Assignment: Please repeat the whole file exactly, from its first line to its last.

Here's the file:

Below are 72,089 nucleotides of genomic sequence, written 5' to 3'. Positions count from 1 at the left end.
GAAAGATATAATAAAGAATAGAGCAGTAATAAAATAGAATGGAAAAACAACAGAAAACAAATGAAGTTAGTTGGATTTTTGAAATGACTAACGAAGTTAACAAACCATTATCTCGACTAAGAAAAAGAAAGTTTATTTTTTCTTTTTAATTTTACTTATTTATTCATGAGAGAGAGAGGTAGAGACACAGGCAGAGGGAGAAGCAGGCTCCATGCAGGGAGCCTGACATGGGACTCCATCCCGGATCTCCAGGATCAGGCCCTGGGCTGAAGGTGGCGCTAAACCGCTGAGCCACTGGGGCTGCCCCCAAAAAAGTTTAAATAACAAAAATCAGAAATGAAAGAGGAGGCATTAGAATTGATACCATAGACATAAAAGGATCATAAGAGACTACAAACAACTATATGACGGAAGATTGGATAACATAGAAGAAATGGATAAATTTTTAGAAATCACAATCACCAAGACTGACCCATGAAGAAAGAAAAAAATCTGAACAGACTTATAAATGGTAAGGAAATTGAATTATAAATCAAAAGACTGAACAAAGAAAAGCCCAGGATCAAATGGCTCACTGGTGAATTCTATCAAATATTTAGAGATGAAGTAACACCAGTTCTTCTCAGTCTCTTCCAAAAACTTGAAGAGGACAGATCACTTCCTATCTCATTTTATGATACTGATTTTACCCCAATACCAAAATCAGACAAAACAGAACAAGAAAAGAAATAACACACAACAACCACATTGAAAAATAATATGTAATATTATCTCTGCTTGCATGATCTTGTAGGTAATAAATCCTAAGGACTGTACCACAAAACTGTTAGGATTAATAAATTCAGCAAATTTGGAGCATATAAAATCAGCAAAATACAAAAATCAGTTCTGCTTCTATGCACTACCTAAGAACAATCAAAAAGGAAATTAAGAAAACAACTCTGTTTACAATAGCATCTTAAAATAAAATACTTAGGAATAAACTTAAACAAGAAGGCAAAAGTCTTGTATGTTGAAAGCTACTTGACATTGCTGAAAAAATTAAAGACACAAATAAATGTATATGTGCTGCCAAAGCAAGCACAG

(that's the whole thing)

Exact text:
Below are 72,089 nucleotides of genomic sequence, written 5' to 3'. Positions count from 1 at the left end.
GAAAGATATAATAAAGAATAGAGCAGTAATAAAATAGAATGGAAAAACAACAGAAAACAAATGAAGTTAGTTGGATTTTTGAAATGACTAACGAAGTTAACAAACCATTATCTCGACTAAGAAAAAGAAAGTTTATTTTTTCTTTTTAATTTTACTTATTTATTCATGAGAGAGAGAGGTAGAGACACAGGCAGAGGGAGAAGCAGGCTCCATGCAGGGAGCCTGACATGGGACTCCATCCCGGATCTCCAGGATCAGGCCCTGGGCTGAAGGTGGCGCTAAACCGCTGAGCCACTGGGGCTGCCCCCAAAAAAGTTTAAATAACAAAAATCAGAAATGAAAGAGGAGGCATTAGAATTGATACCATAGACATAAAAGGATCATAAGAGACTACAAACAACTATATGACGGAAGATTGGATAACATAGAAGAAATGGATAAATTTTTAGAAATCACAATCACCAAGACTGACCCATGAAGAAAGAAAAAAATCTGAACAGACTTATAAATGGTAAGGAAATTGAATTATAAATCAAAAGACTGAACAAAGAAAAGCCCAGGATCAAATGGCTCACTGGTGAATTCTATCAAATATTTAGAGATGAAGTAACACCAGTTCTTCTCAGTCTCTTCCAAAAACTTGAAGAGGACAGATCACTTCCTATCTCATTTTATGATACTGATTTTACCCCAATACCAAAATCAGACAAAACAGAACAAGAAAAGAAATAACACACAACAACCACATTGAAAAATAATATGTAATATTATCTCTGCTTGCATGATCTTGTAGGTAATAAATCCTAAGGACTGTACCACAAAACTGTTAGGATTAATAAATTCAGCAAATTTGGAGCATATAAAATCAGCAAAATACAAAAATCAGTTCTGCTTCTATGCACTACCTAAGAACAATCAAAAAGGAAATTAAGAAAACAACTCTGTTTACAATAGCATCTTAAAATAAAATACTTAGGAATAAACTTAAACAAGAAGGCAAAAGTCTTGTATGTTGAAAGCTACTTGACATTGCTGAAAAAATTAAAGACACAAATAAATGTATATGTGCTGCCAAAGCAAGCACAG